Diplomats met in Paris on Friday in an attempt to revive long-dormant Middle East peace talks, but prospects appeared dim because the key players — Israel and the Palestinians — did not attend.
The French-led effort to arrange a peace conference this year aims to salvage a decades-old goal of establishing an independent Palestinian state. The United Nations, Arab League and about 20 countries sent representatives to the meeting, where French President Francois Hollande said threats posed by regional wars in the Middle East bring urgency to the initiative.
Israeli Prime Minister Benjamin Netanyahu shunned the conference, saying that only direct negotiations could bring about a resolution to the conflict with Palestinians.
Palestinian Authority President Mahmoud Abbas also did not attend, saying there was no point without ground rules and a timeline for a deal. Abbas welcomed the French effort, however, as a departure from the U.S. monopoly on leading discussions. He complained that the United States has too often favored Israel in any talks, the Associated Press reported.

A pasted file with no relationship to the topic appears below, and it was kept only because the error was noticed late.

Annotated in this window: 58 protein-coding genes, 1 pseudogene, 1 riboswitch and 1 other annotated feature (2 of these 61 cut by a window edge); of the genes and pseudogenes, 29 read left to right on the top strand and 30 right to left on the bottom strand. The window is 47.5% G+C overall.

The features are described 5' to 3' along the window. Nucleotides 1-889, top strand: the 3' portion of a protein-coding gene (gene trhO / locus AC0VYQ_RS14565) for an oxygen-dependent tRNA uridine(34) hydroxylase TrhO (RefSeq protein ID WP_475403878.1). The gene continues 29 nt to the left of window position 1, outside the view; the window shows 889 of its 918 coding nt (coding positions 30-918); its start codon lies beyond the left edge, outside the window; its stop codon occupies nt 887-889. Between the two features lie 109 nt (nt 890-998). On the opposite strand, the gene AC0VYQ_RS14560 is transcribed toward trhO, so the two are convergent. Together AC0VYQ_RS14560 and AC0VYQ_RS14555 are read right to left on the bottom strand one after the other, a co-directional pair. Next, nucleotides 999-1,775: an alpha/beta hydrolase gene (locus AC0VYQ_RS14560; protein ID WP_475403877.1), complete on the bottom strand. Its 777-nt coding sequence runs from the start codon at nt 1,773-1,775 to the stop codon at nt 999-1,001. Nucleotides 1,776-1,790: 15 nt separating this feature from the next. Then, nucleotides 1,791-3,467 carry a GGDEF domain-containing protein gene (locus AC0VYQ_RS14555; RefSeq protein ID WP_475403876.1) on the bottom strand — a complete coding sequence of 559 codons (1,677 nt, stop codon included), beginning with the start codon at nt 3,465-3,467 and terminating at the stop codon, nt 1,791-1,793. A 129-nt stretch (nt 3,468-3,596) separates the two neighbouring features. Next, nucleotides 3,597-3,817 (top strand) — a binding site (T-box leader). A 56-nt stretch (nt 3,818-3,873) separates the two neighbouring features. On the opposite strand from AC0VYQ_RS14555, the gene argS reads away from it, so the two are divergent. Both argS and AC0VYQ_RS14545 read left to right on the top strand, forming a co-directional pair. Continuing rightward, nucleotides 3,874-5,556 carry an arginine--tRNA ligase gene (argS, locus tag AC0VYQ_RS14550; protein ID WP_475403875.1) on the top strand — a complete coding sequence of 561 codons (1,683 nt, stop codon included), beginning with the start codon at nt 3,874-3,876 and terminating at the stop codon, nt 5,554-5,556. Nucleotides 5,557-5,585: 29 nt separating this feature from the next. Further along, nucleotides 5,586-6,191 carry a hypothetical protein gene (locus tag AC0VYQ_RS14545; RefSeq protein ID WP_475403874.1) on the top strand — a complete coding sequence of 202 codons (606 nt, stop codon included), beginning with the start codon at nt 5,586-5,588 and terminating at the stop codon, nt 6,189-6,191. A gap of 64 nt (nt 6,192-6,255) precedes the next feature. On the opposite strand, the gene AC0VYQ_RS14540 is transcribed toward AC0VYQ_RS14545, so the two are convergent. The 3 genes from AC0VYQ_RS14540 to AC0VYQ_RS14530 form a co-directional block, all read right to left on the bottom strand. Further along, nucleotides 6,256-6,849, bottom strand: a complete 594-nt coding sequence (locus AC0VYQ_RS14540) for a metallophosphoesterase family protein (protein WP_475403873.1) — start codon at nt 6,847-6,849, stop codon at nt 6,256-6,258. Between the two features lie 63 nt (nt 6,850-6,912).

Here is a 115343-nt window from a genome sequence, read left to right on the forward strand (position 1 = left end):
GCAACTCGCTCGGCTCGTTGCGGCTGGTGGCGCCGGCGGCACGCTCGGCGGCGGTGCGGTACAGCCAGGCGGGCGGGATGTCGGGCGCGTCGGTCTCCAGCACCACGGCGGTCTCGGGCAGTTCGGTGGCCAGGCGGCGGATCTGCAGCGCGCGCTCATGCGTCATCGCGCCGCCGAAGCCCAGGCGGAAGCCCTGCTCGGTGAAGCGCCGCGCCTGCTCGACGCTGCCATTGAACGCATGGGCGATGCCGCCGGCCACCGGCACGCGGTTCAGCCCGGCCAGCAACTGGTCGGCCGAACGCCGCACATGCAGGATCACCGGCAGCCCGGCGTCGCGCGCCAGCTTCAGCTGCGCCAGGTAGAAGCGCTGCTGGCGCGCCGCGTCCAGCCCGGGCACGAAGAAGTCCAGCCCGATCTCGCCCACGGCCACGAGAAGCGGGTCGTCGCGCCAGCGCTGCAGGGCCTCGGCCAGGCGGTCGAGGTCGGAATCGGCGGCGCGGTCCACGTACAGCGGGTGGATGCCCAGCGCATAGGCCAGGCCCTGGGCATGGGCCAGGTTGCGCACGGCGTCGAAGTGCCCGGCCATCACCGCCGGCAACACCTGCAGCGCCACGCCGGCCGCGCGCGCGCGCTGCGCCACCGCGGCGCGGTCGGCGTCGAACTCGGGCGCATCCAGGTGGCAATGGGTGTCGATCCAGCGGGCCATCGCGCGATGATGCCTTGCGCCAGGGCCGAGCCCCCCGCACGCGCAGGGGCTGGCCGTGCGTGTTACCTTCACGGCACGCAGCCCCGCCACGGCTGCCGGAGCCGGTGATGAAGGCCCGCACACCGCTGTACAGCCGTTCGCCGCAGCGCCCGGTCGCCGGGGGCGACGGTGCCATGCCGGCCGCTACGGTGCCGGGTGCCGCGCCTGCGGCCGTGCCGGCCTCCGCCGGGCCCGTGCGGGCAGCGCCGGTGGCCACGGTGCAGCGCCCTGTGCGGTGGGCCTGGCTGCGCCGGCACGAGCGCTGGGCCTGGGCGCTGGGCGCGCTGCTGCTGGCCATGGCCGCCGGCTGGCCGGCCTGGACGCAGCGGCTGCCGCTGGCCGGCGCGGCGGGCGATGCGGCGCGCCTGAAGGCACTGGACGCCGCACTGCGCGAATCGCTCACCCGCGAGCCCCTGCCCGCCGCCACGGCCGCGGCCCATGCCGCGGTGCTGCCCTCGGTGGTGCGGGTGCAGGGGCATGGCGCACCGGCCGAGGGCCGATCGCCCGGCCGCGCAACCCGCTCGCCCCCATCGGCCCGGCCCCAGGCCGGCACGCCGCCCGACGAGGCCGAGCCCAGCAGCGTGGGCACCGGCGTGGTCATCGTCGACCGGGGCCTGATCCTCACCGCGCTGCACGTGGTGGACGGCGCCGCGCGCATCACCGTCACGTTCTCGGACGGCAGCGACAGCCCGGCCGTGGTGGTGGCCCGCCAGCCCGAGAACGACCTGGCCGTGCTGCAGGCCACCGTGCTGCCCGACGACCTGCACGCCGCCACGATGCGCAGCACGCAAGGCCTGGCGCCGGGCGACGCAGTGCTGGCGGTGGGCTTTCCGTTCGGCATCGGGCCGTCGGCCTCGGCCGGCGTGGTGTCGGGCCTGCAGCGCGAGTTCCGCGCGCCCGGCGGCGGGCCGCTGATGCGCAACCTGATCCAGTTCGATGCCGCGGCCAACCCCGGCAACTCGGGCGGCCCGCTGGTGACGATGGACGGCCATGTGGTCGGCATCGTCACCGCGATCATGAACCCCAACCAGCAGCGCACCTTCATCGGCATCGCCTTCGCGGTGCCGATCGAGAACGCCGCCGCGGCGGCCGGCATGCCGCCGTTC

U.S Secretary of State John Kerry came to observe the discussions, which also were attended by U.N. Secretary-General Ban Ki Moon.
The Obama administration has not pushed to renew peace talks because of the growing animosity between Israel and Palestinians at this time. Israel is grappling with a series of attacks by Palestinians on Jews since last fall, and the Palestinian Authority is incensed over Jewish settlements rising on land in the West Bank that Palestinians claim as theirs.
Hollande acknowledged the difficulty of the task. “We cannot substitute for the (absent) parties,” he said, according to the AP. “Our initiative aims at giving them guarantees that the peace will be solid, sustainable and under international supervision.”
Participants decided to set up teams by the end of the month to work on economic and security incentives for the Israelis and Palestinians to reach a deal, French Foreign Minister Jean-Marc Ayrault said, the AP reported.